RMS says insured Laura loss could reach $13bn
Catastrophe modeller RMS has estimated onshore insurance industry losses related to Hurricane Laura will range between $9 billion and $13 billion — suggesting that Bermudian reinsurers will face substantial claims.
The estimate is markedly higher than that of another modeller, AIR Worldwide, which estimated onshore insured losses of between $4 billion and $8 billion earlier this week.
Laura made landfall made landfall near Cameron, Louisiana, close to the Texas border, on August 27 as a Category 4 storm, bringing powerful winds, around 15 feet of storm surge, and widespread heavy rain across the Gulf region.
The RMS estimate includes losses to the National Flood Insurance Programme of between $400 million and $600 million.
RMS estimates an additional $1 billion to $2 billion of insured losses to offshore platforms, rigs, and pipelines in the Gulf of Mexico, due to wind and wave-driven damages.
Jeff Waters, senior product manager, RMS North Atlantic Hurricane Models, said: “Although Laura avoided major metropolitan areas like Houston and New Orleans, it was still an extremely impactful US event.
“After making landfall as a powerful Category 4 storm, it maintained its intensity as it moved inland, causing widespread wind and water-driven damage well into interior portions of Louisiana.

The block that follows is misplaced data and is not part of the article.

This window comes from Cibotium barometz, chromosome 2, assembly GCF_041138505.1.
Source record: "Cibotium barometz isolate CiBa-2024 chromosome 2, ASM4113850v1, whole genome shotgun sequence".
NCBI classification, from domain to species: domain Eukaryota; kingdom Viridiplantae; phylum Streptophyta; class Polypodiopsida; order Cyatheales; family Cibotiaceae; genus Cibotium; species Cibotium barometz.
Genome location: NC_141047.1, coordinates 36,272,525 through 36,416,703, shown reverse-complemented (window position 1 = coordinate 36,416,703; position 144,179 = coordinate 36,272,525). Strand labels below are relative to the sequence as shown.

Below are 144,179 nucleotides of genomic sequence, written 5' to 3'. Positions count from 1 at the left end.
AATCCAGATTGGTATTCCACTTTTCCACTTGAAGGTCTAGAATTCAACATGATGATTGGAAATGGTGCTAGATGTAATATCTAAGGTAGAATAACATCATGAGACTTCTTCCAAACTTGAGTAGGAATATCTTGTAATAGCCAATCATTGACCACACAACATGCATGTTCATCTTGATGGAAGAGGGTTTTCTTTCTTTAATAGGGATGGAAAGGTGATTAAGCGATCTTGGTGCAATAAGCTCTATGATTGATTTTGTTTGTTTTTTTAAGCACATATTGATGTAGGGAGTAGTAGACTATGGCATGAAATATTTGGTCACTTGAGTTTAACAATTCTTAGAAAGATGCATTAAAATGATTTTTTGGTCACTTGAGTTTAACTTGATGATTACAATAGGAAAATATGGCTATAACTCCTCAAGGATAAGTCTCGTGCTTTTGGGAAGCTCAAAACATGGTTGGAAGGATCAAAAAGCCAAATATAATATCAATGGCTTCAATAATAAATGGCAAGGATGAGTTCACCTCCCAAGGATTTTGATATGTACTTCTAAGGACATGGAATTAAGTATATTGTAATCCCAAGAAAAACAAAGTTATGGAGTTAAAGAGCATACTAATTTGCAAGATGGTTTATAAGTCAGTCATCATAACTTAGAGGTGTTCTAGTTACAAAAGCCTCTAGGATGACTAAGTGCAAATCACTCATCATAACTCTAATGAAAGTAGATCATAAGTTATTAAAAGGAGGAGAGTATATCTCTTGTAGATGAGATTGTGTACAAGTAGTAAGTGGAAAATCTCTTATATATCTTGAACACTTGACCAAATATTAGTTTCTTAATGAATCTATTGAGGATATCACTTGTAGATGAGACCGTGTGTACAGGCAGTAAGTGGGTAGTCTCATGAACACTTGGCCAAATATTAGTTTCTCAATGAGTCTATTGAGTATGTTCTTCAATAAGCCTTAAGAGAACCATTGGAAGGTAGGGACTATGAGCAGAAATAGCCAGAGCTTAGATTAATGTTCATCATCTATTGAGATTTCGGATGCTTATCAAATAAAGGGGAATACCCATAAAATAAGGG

“The extent and severity of these damages has been verified by our development teams via web and aerial-based reconnaissance efforts.”
Losses reflect property damage and business interruption to residential, commercial, industrial, and automobile lines of business, as well as post-event loss amplification and non-modelled sources of loss. Industrial losses include impacts to speciality lines, such as refineries and petrochemical plants, many of which lie along this part of the Gulf coastline.
Pete Dailey, vice-president, model development at RMS said offshore assets had evolved significantly since hurricanes Katrina and Rita in 2005 and Ike in 2008, but that there were still many platforms, rigs and pipelines in the Gulf region.
He added: “Many of these assets, including several high-value deepwater platforms, were exposed to the significant wind and wave impacts from Hurricane Laura. At landfall, Laura produced devastating sustained winds of 150mph, according to both the National Hurricane Centre and RMS HWind forecasting service.”